Big Trucks and Highway Peril
Over the last few years, we have had too many tragic accidents in our area involving large commercial trucks. Most truck drivers are tremendously professional and cautiously follow all state and federal laws. Unfortunately, there are still too many instances of gross negligence occurring on our roads.
Accidents involving commercial trucks can result in serious injuries or death. Commercial trucks are significantly heavier than passenger vehicles and sometimes carry hazardous or flammable materials.
This week we answer frequently asked questions about truck accidents.
Q: I’ve read that motorists often sustain serious injuries after getting involved in a commercial truck accident. What exactly is a “commercial truck?”
A: A commercial truck, such as a “big rig,” is a vehicle used in the course of business and/or for the transport of commercial goods. Examples are eighteen-wheel tractor-trailers, tanker trucks, delivery vehicles, and other large freight trucks. Commercial trucks are generally a great deal larger than cars and require a commercial driver’s license to operate.
Q: Why is a truck accident more likely to cause injury than one involving passenger cars?
A: A typical fully loaded, large truck can weigh 80,000 pounds or more while an average passenger automobile weighs about 3,000 pounds. Due to this size disparity and the basic laws of physics, any collision between a big rig or other commercial truck and a smaller passenger vehicle is likely to result in serious or fatal injuries.
Q: Should I talk with the trucking company insurance adjustor?
A: Do not speak with an insurance claims adjuster without an attorney present. Remember that insurance adjustors almost always want to tape record their interviews with you, whether in person or on the telephone. Your lawyer can prepare you to give a statement so that what you say is less likely to be misconstrued and used against you during settlement negotiations or in a trial.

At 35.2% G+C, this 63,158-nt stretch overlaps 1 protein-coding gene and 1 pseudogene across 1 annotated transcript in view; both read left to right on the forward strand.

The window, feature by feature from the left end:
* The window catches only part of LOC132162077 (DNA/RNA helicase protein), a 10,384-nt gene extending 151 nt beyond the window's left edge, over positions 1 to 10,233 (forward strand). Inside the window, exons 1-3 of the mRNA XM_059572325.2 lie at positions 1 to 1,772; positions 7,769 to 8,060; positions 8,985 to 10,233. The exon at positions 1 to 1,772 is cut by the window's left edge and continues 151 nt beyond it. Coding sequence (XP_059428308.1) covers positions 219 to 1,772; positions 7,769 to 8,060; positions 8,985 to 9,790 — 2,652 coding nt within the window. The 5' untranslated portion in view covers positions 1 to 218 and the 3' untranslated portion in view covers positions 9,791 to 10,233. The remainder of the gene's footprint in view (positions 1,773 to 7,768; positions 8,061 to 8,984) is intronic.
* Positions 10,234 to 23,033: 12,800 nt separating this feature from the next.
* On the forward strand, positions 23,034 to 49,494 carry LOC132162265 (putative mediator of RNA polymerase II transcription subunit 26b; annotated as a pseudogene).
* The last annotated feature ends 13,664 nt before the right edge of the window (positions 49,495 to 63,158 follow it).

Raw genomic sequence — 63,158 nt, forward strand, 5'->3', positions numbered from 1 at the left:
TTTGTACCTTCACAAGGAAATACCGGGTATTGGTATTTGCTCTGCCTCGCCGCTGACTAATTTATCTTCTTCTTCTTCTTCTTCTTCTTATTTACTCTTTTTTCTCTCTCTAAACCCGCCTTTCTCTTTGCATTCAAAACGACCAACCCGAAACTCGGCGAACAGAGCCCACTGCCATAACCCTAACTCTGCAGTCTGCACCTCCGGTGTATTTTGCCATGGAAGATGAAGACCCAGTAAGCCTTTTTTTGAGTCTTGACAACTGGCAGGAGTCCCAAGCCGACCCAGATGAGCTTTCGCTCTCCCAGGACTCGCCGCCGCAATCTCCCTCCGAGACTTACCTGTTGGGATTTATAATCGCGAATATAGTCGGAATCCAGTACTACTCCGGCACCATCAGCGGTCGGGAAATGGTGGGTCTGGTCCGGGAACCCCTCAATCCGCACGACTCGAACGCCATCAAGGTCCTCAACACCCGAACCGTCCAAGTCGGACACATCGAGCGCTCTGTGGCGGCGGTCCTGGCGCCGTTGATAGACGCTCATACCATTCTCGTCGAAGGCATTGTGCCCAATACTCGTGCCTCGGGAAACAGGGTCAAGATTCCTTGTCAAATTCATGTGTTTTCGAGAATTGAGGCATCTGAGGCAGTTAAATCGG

Q: Can I sue the truck driver’s trucking company for my injuries?
A: The trucking company can be held legally liable for the driver’s negligence under a legal theory known as “respondeat superior.” Establishing the liability of a company can become problematic when a truck driver is an independent contractor of the company. In such a situation, the key issue becomes the amount of supervising exercised by the company.
Q: Should I meet with a truck accident attorney if I feel that I may have a valid legal claim for injuries I suffered in a big rig accident?
A: Yes. You should consult an experienced attorney to ensure that your claim is properly assessed and your legal rights to compensation are protected. Nelson, Bryan and Jones attorneys have extensive experience in handling truck accident cases. Give us a call to discuss your case at 387-7777.
The accident and injury lawyers at Nelson, Bryan & Cross represent clients in most areas including Motor Vehicle Accidents, Wrongful Death Cases, Personal Injury Actions, Social Security Disability, Defective Products, Insurance Disputes and Bad Faith, Fire Loss cases, Trucking Accidents, Worker’s Compensation, Drug Recalls, Employment Law and Property Damage Claims.